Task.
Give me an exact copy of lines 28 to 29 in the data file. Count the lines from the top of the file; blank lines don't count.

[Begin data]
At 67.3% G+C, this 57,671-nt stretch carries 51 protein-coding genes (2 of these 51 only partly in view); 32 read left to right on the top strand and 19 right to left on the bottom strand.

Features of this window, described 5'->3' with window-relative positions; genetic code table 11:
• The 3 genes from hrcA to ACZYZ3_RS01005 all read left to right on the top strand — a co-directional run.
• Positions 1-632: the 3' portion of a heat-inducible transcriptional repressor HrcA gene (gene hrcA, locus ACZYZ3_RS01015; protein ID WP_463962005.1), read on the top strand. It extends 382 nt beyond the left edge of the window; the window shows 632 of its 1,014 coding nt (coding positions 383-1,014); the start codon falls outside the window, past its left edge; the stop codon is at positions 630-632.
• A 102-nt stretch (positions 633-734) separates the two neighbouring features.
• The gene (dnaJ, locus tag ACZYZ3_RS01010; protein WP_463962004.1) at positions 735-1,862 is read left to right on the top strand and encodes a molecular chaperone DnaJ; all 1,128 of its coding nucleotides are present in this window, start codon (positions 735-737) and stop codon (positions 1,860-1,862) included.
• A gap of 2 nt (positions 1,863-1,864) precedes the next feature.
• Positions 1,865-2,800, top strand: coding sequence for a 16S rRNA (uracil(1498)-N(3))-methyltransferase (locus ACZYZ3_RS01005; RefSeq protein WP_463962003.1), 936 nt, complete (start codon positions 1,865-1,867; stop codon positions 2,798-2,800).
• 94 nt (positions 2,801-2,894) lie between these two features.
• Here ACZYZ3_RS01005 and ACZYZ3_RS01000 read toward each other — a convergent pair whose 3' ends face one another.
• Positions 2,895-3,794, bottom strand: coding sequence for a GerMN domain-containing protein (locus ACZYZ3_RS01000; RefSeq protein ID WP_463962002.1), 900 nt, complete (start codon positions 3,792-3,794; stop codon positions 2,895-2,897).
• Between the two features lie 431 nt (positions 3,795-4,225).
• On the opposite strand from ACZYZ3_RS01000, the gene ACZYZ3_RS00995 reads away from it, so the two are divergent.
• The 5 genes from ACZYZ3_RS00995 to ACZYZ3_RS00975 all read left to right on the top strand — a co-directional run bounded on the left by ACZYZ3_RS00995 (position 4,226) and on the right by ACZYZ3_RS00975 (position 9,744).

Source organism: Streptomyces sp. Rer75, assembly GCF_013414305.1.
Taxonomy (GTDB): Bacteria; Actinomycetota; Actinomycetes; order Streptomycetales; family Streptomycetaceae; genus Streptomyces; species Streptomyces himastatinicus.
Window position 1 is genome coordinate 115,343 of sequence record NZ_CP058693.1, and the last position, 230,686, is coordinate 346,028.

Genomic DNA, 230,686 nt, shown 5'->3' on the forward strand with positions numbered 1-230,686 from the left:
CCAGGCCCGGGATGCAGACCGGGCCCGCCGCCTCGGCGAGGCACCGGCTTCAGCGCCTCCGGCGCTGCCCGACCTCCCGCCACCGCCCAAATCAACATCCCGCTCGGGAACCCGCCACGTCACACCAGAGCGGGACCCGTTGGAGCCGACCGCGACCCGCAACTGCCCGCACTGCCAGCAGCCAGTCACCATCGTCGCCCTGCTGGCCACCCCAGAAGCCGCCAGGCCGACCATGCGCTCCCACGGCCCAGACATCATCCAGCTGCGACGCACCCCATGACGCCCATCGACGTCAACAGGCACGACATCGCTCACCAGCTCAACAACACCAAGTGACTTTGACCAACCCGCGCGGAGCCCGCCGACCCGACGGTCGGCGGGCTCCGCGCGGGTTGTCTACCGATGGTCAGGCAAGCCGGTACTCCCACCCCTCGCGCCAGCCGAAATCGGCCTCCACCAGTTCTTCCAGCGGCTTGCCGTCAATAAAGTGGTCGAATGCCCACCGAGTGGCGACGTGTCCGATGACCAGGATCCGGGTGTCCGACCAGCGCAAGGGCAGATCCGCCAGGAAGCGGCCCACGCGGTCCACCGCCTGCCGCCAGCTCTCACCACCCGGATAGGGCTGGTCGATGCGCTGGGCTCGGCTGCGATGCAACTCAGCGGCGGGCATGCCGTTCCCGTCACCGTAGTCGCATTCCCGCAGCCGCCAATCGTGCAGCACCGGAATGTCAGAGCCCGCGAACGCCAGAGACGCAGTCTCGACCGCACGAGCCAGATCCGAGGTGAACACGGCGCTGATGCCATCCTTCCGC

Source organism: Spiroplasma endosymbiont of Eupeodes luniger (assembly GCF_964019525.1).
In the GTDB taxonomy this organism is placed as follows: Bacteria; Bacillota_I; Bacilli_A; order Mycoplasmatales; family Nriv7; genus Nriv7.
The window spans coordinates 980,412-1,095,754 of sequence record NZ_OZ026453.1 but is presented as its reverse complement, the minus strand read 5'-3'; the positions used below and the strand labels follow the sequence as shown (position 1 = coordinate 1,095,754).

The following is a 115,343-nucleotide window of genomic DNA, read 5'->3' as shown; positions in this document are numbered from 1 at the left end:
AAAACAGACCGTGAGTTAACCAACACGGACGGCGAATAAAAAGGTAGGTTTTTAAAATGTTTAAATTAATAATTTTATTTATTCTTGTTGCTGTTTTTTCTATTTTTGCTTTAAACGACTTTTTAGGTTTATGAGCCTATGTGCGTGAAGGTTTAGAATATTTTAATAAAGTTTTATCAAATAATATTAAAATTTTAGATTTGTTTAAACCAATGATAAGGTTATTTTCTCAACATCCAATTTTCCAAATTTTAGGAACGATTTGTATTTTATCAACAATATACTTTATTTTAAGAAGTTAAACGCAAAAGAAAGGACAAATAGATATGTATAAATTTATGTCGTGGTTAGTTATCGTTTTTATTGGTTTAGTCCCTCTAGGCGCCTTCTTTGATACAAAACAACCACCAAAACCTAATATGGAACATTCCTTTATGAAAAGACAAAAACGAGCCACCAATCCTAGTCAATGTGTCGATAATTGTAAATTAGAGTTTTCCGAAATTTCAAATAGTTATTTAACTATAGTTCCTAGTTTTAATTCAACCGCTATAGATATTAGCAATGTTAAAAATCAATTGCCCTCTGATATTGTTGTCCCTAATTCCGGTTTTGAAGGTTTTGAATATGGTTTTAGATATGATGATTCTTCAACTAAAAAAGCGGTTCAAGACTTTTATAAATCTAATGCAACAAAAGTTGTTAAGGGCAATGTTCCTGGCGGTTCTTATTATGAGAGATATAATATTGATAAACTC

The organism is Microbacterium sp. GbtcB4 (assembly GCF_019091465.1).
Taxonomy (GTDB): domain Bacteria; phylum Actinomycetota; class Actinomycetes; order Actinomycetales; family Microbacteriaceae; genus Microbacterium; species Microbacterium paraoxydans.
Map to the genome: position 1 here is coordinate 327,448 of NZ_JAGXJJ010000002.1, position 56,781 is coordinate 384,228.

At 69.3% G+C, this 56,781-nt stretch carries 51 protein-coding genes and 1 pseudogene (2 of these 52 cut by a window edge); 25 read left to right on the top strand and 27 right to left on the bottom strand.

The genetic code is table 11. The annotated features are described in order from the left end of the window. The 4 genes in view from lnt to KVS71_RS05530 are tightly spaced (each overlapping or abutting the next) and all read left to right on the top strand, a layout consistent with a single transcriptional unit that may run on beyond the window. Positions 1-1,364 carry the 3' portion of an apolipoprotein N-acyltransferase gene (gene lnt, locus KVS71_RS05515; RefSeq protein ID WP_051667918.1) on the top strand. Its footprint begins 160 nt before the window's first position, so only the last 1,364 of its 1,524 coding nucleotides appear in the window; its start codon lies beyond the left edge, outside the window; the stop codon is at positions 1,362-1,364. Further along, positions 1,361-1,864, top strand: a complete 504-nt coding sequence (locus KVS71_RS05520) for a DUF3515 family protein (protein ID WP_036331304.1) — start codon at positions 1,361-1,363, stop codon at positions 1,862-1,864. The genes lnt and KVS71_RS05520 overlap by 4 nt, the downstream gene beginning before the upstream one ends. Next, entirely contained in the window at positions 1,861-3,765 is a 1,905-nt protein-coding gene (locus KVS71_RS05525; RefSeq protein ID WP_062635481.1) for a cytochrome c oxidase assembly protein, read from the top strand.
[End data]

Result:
At 69.3% G+C, this 56,781-nt stretch carries 51 protein-coding genes and 1 pseudogene (2 of these 52 cut by a window edge); 25 read left to right on the top strand and 27 right to left on the bottom strand.

The genetic code is table 11. The annotated features are described in order from the left end of the window. The 4 genes in view from lnt to KVS71_RS05530 are tightly spaced (each overlapping or abutting the next) and all read left to right on the top strand, a layout consistent with a single transcriptional unit that may run on beyond the window. Positions 1-1,364 carry the 3' portion of an apolipoprotein N-acyltransferase gene (gene lnt, locus KVS71_RS05515; RefSeq protein ID WP_051667918.1) on the top strand. Its footprint begins 160 nt before the window's first position, so only the last 1,364 of its 1,524 coding nucleotides appear in the window; its start codon lies beyond the left edge, outside the window; the stop codon is at positions 1,362-1,364. Further along, positions 1,361-1,864, top strand: a complete 504-nt coding sequence (locus KVS71_RS05520) for a DUF3515 family protein (protein ID WP_036331304.1) — start codon at positions 1,361-1,363, stop codon at positions 1,862-1,864. The genes lnt and KVS71_RS05520 overlap by 4 nt, the downstream gene beginning before the upstream one ends. Next, entirely contained in the window at positions 1,861-3,765 is a 1,905-nt protein-coding gene (locus KVS71_RS05525; RefSeq protein ID WP_062635481.1) for a cytochrome c oxidase assembly protein, read from the top strand.